I make pottery and I also write. I’m lucky to have two avenues of creative expression.
At first glance, they seem so contradictory. One is all water and mud, all collaboration with natural forces that, on their own, sputter and foam, ooze and crystallize beneath my feet some twenty miles under the crust of the earth, while the other takes place inside the confines of my small, hard-shelled brain.
There are subtle similarities between working with mud and working on paper. In each pursuit, the imaginative space is completely my own.
Being a potter feels like what I imagine it’s like to be a small farmer—you do what you can with the ground that you have, you tend to everything with experience and skill, and then you hope for sun and pray for rain, knowing that what you have created will not matter without the blessings of your partners in water, earth, and fire.
There’s a constant physical challenge in it, a relentless inordinate repetition that can be daunting. But was it any easier way back when, any number of centuries ago, with some lesser clay, some crude, primitive kiln, some awkward, balky wheel? There are always reasons to believe that making pottery is a challenge that cannot be successfully accommodated.
I like to hold an image in mind of a man playing basketball. He stands at the free-throw line and goes through a particular practiced move. He’s repeated it over and over, given it a personalized kind of ritualized set up—a sign of the cross, a kiss of his medal, a small shrug of the neck, first left, then right, a particular way of holding his left hand in relation to the right.
For me it’s really no different—a certain speed of the wheel, a particular lean of my back passing into the arms and down to the palms of my hands onto the spinning clay—a muscle memory that you can read about, be told about, but until you have it inside your body it is not really yours. It’s nothing to someone watching, but it’s what happens for me when I begin to make a pot on the wheel.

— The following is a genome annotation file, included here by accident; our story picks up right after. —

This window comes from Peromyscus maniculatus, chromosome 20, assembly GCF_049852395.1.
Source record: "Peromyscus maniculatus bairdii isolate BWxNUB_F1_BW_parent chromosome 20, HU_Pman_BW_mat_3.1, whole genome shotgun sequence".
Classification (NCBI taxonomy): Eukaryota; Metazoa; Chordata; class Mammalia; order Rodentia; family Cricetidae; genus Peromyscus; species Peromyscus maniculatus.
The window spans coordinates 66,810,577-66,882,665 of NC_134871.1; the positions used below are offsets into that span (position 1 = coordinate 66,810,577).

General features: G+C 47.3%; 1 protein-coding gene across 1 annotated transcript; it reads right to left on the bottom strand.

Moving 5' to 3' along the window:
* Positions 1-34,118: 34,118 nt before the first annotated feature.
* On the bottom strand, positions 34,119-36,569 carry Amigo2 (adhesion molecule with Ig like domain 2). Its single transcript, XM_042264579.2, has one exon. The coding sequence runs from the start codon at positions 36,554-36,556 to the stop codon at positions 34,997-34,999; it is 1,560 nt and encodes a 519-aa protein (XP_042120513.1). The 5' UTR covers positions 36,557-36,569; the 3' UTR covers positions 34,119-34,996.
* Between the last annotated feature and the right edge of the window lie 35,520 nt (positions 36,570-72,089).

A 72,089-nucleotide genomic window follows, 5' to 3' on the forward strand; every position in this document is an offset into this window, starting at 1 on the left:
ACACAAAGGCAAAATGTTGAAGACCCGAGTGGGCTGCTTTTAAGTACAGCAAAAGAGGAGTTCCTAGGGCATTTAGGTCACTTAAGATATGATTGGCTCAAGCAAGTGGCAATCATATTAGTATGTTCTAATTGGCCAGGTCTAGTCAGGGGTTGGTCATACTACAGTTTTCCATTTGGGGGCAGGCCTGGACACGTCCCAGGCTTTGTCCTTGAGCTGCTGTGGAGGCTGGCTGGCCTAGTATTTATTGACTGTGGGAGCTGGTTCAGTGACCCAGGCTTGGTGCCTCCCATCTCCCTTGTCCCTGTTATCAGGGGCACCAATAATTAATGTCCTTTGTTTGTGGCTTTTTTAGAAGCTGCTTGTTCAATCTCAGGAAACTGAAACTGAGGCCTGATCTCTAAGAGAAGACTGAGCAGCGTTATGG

When I think of what it feels like to be a writer, I think of a man I met who runs a small Friday night dance in the back of his country store. You’ll find him come eight o’clock on the small wooden stage, perched on a tall stool just left of center stage, a fancy painted guitar under his arm.
He sings along on every tune, laughs and banters away between every set, a great entertainer. But if you pay attention and really watch, he never plays that guitar. His hand rests on the thing like it has meaning or significance for him, and he cradles it carefully as he launches into another good story between each tune, but his fingers never touch the strings. He’s up there doing what he’s doing, but what he’s doing is not what it looks like he’s doing.
For me, in both pottery and in writing the pursuit is in the process. Each activity is in its own way like walking at night, finding myself out of doors in total darkness, walking from my studio to home, my eyes still constricted by the bright studio lights and blind to the path under foot. I’m walking along with a kind of faith in my sense of touch, knowing the way based on having walked it before, knowing by sense the number of steps, the slight slope in the lane at the halfway point. I’m not talking about unconscious sleepwalking here, rather of finding the way by feel, by using one’s own memory, of following a path based on intuition and gathered experience.
And yet there was the time that this blessed walk through perfect solitude was interrupted by a big something that pushed up against me in the dark. It leaned into me, whatever it might have been, panting and mouthing my arm with no warning.
Creativity is a hard thing to explain. But was it any easier way back when, any number of centuries ago, with some lesser tools, some crude, brittle parchment, some awkward, balky pen?